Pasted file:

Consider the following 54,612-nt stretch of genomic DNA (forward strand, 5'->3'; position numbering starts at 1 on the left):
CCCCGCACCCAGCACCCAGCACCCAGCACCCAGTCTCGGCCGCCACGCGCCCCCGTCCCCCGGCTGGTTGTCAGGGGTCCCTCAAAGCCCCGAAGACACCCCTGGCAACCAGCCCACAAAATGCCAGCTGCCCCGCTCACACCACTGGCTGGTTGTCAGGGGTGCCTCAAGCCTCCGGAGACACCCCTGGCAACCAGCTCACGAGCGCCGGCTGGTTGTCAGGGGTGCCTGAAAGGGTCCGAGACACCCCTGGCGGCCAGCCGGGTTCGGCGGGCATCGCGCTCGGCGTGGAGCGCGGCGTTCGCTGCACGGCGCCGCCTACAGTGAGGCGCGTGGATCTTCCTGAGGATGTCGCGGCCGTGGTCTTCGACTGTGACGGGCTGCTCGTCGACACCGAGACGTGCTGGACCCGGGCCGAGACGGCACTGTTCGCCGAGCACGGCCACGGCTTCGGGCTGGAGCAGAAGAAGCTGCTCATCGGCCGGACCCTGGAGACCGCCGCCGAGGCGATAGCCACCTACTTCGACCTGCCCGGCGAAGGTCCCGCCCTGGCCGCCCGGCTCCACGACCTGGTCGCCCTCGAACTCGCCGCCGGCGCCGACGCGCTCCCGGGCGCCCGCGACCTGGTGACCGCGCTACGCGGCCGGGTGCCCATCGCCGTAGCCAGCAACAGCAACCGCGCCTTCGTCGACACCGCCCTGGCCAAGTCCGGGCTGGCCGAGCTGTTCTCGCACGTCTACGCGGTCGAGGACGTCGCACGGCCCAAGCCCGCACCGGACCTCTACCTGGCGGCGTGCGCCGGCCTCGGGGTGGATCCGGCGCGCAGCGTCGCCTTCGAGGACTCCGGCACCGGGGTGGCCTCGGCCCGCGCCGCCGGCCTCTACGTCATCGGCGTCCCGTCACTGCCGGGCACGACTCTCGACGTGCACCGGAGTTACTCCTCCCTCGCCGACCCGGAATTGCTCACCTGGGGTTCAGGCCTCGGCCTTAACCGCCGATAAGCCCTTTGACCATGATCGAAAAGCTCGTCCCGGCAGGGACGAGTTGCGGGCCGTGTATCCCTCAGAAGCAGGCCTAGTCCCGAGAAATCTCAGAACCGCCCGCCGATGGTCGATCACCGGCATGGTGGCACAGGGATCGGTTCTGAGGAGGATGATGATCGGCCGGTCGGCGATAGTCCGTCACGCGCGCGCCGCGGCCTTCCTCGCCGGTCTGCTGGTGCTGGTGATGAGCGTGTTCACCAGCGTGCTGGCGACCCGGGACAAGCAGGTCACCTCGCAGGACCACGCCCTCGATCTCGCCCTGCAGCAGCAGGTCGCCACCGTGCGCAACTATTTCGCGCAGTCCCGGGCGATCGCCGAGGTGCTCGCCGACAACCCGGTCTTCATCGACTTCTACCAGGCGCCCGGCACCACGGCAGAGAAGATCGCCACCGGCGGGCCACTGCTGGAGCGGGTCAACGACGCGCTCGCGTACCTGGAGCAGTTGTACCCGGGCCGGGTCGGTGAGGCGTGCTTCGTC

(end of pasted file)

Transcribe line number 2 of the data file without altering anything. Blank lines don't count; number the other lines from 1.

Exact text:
CCCCGCACCCAGCACCCAGCACCCAGCACCCAGTCTCGGCCGCCACGCGCCCCCGTCCCCCGGCTGGTTGTCAGGGGTCCCTCAAAGCCCCGAAGACACCCCTGGCAACCAGCCCACAAAATGCCAGCTGCCCCGCTCACACCACTGGCTGGTTGTCAGGGGTGCCTCAAGCCTCCGGAGACACCCCTGGCAACCAGCTCACGAGCGCCGGCTGGTTGTCAGGGGTGCCTGAAAGGGTCCGAGACACCCCTGGCGGCCAGCCGGGTTCGGCGGGCATCGCGCTCGGCGTGGAGCGCGGCGTTCGCTGCACGGCGCCGCCTACAGTGAGGCGCGTGGATCTTCCTGAGGATGTCGCGGCCGTGGTCTTCGACTGTGACGGGCTGCTCGTCGACACCGAGACGTGCTGGACCCGGGCCGAGACGGCACTGTTCGCCGAGCACGGCCACGGCTTCGGGCTGGAGCAGAAGAAGCTGCTCATCGGCCGGACCCTGGAGACCGCCGCCGAGGCGATAGCCACCTACTTCGACCTGCCCGGCGAAGGTCCCGCCCTGGCCGCCCGGCTCCACGACCTGGTCGCCCTCGAACTCGCCGCCGGCGCCGACGCGCTCCCGGGCGCCCGCGACCTGGTGACCGCGCTACGCGGCCGGGTGCCCATCGCCGTAGCCAGCAACAGCAACCGCGCCTTCGTCGACACCGCCCTGGCCAAGTCCGGGCTGGCCGAGCTGTTCTCGCACGTCTACGCGGTCGAGGACGTCGCACGGCCCAAGCCCGCACCGGACCTCTACCTGGCGGCGTGCGCCGGCCTCGGGGTGGATCCGGCGCGCAGCGTCGCCTTCGAGGACTCCGGCACCGGGGTGGCCTCGGCCCGCGCCGCCGGCCTCTACGTCATCGGCGTCCCGTCACTGCCGGGCACGACTCTCGACGTGCACCGGAGTTACTCCTCCCTCGCCGACCCGGAATTGCTCACCTGGGGTTCAGGCCTCGGCCTTAACCGCCGATAAGCCCTTTGACCATGATCGAAAAGCTCGTCCCGGCAGGGACGAGTTGCGGGCCGTGTATCCCTCAGAAGCAGGCCTAGTCCCGAGAAATCTCAGAACCGCCCGCCGATGGTCGATCACCGGCATGGTGGCACAGGGATCGGTTCTGAGGAGGATGATGATCGGCCGGTCGGCGATAGTCCGTCACGCGCGCGCCGCGGCCTTCCTCGCCGGTCTGCTGGTGCTGGTGATGAGCGTGTTCACCAGCGTGCTGGCGACCCGGGACAAGCAGGTCACCTCGCAGGACCACGCCCTCGATCTCGCCCTGCAGCAGCAGGTCGCCACCGTGCGCAACTATTTCGCGCAGTCCCGGGCGATCGCCGAGGTGCTCGCCGACAACCCGGTCTTCATCGACTTCTACCAGGCGCCCGGCACCACGGCAGAGAAGATCGCCACCGGCGGGCCACTGCTGGAGCGGGTCAACGACGCGCTCGCGTACCTGGAGCAGTTGTACCCGGGCCGGGTCGGTGAGGCGTGCTTCGTC